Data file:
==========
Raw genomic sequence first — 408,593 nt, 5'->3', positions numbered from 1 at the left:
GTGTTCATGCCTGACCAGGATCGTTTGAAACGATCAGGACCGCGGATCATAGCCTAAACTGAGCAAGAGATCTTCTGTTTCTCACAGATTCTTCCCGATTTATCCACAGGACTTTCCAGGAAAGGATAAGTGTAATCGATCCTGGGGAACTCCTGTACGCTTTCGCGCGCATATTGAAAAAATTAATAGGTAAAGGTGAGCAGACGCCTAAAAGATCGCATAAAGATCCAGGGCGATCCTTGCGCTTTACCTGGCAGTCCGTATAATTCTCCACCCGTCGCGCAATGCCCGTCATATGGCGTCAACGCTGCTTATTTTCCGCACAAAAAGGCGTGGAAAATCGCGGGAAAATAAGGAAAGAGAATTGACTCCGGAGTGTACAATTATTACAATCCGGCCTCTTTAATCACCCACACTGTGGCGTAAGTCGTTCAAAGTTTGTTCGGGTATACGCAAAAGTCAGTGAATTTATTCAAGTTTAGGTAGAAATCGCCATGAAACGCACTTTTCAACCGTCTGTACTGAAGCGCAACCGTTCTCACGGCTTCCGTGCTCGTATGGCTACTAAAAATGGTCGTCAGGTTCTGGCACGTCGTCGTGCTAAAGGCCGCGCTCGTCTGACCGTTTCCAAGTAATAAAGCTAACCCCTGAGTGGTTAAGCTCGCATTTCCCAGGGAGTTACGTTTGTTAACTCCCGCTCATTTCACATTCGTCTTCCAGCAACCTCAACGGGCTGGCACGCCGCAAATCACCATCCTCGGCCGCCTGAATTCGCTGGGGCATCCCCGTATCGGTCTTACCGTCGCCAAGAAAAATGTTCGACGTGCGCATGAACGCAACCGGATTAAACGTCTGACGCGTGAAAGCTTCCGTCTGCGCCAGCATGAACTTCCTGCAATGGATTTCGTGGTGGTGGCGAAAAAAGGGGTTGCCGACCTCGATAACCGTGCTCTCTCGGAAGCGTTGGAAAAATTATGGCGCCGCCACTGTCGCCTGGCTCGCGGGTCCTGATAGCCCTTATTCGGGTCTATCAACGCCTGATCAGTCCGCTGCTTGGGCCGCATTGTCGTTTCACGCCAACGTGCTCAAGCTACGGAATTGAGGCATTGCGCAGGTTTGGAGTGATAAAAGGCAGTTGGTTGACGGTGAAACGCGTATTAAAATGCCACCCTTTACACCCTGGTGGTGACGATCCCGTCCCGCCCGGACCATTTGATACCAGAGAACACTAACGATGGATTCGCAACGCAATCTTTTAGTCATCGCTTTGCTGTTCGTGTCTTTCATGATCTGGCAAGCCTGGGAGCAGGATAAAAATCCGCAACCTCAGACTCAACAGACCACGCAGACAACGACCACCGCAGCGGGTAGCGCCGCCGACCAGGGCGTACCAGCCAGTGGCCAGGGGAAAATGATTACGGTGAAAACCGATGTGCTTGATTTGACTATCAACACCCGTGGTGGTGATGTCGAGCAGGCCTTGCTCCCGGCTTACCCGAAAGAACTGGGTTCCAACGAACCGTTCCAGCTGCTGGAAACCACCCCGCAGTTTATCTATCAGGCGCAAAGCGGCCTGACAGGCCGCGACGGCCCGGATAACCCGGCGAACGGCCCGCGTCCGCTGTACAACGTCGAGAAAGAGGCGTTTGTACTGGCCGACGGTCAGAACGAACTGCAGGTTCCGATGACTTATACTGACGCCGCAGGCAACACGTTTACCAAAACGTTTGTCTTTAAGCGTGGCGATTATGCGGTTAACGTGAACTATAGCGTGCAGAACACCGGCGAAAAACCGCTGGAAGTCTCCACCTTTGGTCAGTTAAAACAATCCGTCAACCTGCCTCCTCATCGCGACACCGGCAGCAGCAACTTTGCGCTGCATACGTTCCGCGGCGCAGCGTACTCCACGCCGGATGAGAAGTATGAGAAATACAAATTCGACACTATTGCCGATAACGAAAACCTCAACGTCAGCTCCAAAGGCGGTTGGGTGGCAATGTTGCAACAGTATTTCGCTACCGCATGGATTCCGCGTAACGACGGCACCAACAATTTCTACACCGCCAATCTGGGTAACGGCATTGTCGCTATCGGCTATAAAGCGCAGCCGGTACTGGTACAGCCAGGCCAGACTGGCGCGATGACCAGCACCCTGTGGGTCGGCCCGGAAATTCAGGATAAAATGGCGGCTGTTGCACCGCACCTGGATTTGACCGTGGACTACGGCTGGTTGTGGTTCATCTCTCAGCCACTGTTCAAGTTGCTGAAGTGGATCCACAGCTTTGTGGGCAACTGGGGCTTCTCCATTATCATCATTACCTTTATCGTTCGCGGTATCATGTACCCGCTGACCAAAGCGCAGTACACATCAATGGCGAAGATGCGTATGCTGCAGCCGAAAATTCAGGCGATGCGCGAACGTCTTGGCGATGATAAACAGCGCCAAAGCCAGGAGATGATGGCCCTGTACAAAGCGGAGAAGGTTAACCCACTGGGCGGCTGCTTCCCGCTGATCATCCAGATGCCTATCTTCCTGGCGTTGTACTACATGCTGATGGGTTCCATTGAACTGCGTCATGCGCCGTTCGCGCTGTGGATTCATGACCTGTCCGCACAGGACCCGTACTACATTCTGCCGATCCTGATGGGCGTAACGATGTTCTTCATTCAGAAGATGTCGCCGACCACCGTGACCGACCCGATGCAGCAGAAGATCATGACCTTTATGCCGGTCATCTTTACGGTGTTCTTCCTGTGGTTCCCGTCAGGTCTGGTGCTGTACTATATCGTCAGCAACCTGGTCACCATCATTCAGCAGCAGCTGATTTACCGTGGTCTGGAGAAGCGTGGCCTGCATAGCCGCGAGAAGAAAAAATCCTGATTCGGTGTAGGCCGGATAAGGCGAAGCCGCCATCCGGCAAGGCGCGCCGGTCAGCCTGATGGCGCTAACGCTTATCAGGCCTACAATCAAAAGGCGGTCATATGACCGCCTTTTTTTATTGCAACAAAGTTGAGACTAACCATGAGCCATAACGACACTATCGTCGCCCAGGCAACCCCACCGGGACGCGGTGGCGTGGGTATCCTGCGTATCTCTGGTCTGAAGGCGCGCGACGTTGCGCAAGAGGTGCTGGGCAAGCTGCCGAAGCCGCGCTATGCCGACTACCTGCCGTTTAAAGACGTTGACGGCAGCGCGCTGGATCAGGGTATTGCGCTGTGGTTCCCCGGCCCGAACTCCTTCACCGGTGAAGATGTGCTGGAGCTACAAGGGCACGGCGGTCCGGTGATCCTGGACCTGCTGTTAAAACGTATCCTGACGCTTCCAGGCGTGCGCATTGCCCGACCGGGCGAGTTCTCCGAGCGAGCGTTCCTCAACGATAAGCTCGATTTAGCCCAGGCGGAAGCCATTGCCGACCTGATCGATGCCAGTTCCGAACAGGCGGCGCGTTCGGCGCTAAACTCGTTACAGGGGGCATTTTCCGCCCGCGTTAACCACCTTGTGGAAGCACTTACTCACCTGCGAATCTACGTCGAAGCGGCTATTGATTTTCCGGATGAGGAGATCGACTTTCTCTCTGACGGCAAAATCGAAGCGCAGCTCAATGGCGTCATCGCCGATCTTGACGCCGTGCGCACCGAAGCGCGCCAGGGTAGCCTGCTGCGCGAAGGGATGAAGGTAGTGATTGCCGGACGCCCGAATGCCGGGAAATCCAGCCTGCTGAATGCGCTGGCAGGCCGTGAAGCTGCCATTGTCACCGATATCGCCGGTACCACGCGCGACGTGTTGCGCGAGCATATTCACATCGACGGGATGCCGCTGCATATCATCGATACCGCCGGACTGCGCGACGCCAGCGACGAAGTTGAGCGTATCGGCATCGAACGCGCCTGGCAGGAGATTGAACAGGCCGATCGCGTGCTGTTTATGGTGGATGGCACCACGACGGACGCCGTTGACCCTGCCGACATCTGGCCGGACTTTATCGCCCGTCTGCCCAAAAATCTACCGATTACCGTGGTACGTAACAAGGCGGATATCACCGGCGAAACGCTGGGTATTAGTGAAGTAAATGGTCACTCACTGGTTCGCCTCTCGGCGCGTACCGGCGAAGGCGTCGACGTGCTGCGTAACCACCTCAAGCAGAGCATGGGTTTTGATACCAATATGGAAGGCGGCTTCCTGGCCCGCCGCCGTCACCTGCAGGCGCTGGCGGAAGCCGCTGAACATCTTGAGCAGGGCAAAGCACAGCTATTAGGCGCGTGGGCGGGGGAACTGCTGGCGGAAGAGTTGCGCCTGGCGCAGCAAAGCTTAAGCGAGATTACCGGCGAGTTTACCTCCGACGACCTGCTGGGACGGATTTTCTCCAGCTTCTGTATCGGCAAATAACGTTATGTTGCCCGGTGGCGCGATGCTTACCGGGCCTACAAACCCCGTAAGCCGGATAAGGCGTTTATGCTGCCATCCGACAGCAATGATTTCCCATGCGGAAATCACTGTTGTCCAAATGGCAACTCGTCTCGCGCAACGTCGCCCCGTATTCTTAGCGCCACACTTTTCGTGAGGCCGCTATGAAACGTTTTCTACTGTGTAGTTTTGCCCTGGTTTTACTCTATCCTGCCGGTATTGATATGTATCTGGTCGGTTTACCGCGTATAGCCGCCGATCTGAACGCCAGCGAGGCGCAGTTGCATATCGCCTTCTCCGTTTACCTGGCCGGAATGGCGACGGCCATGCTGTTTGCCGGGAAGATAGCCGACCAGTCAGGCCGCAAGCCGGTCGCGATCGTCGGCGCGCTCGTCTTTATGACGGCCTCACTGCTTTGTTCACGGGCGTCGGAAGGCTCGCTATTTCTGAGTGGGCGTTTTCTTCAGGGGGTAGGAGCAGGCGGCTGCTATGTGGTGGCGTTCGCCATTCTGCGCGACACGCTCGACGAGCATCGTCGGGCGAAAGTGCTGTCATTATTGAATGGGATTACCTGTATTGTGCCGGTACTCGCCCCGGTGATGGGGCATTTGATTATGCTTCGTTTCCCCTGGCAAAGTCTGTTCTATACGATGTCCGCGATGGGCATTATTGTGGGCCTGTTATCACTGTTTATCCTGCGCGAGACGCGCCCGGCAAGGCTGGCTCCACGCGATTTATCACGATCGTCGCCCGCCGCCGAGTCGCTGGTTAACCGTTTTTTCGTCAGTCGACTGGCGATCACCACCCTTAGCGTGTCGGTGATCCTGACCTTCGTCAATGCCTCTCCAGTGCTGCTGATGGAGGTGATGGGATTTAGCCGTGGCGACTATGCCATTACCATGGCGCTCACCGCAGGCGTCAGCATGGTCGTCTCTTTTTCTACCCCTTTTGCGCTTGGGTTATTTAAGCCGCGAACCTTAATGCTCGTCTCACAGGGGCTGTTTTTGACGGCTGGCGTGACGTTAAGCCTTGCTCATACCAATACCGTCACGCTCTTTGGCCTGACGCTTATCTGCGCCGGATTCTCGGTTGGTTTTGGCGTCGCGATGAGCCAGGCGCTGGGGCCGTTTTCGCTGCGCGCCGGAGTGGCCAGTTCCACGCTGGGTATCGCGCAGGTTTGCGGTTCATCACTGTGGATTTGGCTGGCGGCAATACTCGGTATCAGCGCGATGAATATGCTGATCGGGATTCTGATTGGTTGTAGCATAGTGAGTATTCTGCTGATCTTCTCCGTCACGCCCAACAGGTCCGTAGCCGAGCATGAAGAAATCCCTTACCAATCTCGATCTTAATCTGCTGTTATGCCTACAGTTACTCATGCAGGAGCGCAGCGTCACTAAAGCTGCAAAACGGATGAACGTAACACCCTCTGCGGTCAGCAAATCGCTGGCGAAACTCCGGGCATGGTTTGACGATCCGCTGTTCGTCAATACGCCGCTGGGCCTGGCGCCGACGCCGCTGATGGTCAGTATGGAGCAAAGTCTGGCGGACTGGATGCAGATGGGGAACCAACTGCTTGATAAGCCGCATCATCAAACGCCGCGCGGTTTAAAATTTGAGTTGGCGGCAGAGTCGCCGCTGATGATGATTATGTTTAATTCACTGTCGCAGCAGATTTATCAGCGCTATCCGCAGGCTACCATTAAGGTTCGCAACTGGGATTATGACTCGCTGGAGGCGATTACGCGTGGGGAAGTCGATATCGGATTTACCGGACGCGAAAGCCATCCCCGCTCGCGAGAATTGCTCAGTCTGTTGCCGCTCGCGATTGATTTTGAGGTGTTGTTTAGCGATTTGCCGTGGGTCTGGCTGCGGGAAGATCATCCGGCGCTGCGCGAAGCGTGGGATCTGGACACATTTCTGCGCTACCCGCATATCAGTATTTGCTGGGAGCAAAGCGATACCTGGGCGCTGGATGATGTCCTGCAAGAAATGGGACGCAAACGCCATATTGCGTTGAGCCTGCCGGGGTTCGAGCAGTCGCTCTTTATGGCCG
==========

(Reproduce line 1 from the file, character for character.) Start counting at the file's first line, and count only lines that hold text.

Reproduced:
Raw genomic sequence first — 408,593 nt, 5'->3', positions numbered from 1 at the left: